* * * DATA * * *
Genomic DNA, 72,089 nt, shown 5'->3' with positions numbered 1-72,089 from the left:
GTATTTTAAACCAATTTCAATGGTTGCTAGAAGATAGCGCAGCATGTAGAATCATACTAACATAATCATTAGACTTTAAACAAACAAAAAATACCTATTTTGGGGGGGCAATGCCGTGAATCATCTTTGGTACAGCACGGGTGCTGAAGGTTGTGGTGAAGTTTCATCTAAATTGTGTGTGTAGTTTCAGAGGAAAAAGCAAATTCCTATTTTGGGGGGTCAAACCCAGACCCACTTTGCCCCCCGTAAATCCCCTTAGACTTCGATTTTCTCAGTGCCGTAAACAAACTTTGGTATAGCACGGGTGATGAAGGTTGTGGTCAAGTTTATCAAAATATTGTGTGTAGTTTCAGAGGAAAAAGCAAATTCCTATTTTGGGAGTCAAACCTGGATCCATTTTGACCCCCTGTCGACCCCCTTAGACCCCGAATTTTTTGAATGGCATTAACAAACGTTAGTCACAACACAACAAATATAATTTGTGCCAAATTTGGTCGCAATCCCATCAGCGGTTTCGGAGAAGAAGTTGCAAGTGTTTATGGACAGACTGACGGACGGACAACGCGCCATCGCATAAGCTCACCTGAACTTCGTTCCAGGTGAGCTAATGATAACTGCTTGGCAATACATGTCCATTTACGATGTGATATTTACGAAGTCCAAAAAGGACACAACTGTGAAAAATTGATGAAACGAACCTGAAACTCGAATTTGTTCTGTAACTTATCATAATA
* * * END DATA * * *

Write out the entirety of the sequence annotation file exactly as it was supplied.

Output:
Genomic DNA, 72,089 nt, shown 5'->3' with positions numbered 1-72,089 from the left:
GTATTTTAAACCAATTTCAATGGTTGCTAGAAGATAGCGCAGCATGTAGAATCATACTAACATAATCATTAGACTTTAAACAAACAAAAAATACCTATTTTGGGGGGGCAATGCCGTGAATCATCTTTGGTACAGCACGGGTGCTGAAGGTTGTGGTGAAGTTTCATCTAAATTGTGTGTGTAGTTTCAGAGGAAAAAGCAAATTCCTATTTTGGGGGGTCAAACCCAGACCCACTTTGCCCCCCGTAAATCCCCTTAGACTTCGATTTTCTCAGTGCCGTAAACAAACTTTGGTATAGCACGGGTGATGAAGGTTGTGGTCAAGTTTATCAAAATATTGTGTGTAGTTTCAGAGGAAAAAGCAAATTCCTATTTTGGGAGTCAAACCTGGATCCATTTTGACCCCCTGTCGACCCCCTTAGACCCCGAATTTTTTGAATGGCATTAACAAACGTTAGTCACAACACAACAAATATAATTTGTGCCAAATTTGGTCGCAATCCCATCAGCGGTTTCGGAGAAGAAGTTGCAAGTGTTTATGGACAGACTGACGGACGGACAACGCGCCATCGCATAAGCTCACCTGAACTTCGTTCCAGGTGAGCTAATGATAACTGCTTGGCAATACATGTCCATTTACGATGTGATATTTACGAAGTCCAAAAAGGACACAACTGTGAAAAATTGATGAAACGAACCTGAAACTCGAATTTGTTCTGTAACTTATCATAATA